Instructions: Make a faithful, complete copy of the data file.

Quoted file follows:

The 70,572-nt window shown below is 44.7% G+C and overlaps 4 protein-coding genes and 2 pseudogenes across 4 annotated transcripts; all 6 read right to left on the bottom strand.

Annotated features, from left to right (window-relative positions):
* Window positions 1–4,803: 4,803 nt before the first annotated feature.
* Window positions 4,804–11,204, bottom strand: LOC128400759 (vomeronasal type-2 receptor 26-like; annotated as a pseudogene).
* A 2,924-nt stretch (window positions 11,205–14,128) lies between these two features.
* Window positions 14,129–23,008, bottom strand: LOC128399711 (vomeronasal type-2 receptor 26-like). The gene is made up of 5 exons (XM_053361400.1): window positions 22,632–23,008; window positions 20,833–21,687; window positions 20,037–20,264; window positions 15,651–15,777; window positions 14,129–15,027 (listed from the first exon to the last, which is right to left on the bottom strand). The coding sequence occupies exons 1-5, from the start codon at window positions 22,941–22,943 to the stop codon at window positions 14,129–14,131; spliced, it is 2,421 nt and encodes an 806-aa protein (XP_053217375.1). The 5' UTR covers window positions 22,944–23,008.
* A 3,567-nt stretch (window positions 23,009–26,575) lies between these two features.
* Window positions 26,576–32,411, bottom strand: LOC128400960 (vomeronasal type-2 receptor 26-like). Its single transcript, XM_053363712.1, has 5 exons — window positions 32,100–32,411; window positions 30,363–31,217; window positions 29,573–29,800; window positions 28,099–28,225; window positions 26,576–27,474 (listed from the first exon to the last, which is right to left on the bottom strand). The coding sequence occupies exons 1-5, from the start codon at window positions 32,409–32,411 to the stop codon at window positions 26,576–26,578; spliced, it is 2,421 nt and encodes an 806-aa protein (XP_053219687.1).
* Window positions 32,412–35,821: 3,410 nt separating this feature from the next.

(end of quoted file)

The 70,572-nt window shown below is 44.7% G+C and overlaps 4 protein-coding genes and 2 pseudogenes across 4 annotated transcripts; all 6 read right to left on the bottom strand.

Annotated features, from left to right (window-relative positions):
* Window positions 1–4,803: 4,803 nt before the first annotated feature.
* Window positions 4,804–11,204, bottom strand: LOC128400759 (vomeronasal type-2 receptor 26-like; annotated as a pseudogene).
* A 2,924-nt stretch (window positions 11,205–14,128) lies between these two features.
* Window positions 14,129–23,008, bottom strand: LOC128399711 (vomeronasal type-2 receptor 26-like). The gene is made up of 5 exons (XM_053361400.1): window positions 22,632–23,008; window positions 20,833–21,687; window positions 20,037–20,264; window positions 15,651–15,777; window positions 14,129–15,027 (listed from the first exon to the last, which is right to left on the bottom strand). The coding sequence occupies exons 1-5, from the start codon at window positions 22,941–22,943 to the stop codon at window positions 14,129–14,131; spliced, it is 2,421 nt and encodes an 806-aa protein (XP_053217375.1). The 5' UTR covers window positions 22,944–23,008.
* A 3,567-nt stretch (window positions 23,009–26,575) lies between these two features.
* Window positions 26,576–32,411, bottom strand: LOC128400960 (vomeronasal type-2 receptor 26-like). Its single transcript, XM_053363712.1, has 5 exons — window positions 32,100–32,411; window positions 30,363–31,217; window positions 29,573–29,800; window positions 28,099–28,225; window positions 26,576–27,474 (listed from the first exon to the last, which is right to left on the bottom strand). The coding sequence occupies exons 1-5, from the start codon at window positions 32,409–32,411 to the stop codon at window positions 26,576–26,578; spliced, it is 2,421 nt and encodes an 806-aa protein (XP_053219687.1).
* Window positions 32,412–35,821: 3,410 nt separating this feature from the next.